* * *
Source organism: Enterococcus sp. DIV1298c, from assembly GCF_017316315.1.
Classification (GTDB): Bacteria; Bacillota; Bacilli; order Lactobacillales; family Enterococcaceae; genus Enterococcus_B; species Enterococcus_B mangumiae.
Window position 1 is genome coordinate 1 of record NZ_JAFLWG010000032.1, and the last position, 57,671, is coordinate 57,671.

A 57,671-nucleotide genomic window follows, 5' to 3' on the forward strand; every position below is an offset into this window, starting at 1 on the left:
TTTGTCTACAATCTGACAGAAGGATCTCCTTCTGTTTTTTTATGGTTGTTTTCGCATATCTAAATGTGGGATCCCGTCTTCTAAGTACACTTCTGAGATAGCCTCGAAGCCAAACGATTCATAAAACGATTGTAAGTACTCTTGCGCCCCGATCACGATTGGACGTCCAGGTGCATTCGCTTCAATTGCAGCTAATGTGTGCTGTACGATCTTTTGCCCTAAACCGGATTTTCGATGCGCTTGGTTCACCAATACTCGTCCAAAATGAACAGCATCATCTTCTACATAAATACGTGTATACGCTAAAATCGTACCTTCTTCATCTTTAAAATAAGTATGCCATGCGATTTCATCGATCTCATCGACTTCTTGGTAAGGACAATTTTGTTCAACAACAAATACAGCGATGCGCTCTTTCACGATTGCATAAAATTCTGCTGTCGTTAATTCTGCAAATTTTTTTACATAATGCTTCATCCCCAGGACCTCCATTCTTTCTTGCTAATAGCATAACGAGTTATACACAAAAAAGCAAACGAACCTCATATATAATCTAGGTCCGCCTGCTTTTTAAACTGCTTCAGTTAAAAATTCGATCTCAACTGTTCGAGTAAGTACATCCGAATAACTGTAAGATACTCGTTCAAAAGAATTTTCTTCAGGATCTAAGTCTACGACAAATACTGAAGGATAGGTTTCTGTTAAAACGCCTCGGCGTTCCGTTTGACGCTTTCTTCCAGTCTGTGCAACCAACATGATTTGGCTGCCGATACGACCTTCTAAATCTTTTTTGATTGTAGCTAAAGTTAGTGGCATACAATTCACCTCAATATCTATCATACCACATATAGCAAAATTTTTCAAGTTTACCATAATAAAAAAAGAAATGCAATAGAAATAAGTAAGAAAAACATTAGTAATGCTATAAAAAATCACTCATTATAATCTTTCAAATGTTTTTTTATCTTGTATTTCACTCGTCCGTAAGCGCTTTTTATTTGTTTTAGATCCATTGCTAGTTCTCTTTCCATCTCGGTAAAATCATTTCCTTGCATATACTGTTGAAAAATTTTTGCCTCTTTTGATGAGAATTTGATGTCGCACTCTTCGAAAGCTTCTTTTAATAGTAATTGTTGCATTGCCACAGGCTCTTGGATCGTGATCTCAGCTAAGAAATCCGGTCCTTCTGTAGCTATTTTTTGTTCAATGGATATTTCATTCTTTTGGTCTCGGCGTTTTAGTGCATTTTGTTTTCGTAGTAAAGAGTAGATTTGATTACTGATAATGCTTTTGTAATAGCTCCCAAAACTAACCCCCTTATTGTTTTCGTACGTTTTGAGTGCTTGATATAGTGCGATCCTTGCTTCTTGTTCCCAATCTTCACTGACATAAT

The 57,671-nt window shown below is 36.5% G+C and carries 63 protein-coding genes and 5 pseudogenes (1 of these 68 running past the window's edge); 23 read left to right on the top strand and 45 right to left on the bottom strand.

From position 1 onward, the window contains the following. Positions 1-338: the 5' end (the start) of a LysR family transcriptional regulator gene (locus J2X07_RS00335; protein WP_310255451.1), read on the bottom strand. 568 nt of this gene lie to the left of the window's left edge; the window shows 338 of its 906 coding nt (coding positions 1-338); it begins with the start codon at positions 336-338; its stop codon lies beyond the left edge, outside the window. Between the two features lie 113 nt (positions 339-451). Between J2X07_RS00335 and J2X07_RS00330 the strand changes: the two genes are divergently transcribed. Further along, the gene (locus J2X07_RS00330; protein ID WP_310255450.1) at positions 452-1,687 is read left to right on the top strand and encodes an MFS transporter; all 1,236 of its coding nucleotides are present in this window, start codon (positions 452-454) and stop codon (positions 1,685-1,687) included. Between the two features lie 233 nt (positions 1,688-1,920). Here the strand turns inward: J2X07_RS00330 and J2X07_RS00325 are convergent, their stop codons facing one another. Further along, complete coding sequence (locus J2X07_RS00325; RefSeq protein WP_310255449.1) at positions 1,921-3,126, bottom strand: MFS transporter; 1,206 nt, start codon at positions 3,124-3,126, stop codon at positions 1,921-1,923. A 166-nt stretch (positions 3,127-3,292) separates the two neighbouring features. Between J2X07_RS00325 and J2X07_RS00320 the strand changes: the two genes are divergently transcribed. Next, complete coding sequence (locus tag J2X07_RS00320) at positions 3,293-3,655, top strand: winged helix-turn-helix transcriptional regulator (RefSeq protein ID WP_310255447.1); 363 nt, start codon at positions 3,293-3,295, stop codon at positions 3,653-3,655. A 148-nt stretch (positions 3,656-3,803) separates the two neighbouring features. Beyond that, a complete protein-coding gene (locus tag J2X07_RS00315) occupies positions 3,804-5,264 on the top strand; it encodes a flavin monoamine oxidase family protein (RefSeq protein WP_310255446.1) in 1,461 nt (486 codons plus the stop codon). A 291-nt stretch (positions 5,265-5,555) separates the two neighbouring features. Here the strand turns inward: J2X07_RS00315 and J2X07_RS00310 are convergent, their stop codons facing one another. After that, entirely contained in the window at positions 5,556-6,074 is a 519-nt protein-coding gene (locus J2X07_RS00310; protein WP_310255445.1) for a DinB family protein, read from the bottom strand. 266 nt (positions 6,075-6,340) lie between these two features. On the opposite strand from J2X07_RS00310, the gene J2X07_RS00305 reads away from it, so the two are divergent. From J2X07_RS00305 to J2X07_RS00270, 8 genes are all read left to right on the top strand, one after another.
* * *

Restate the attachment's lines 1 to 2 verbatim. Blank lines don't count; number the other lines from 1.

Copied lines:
Source organism: Enterococcus sp. DIV1298c, from assembly GCF_017316315.1.
Classification (GTDB): Bacteria; Bacillota; Bacilli; order Lactobacillales; family Enterococcaceae; genus Enterococcus_B; species Enterococcus_B mangumiae.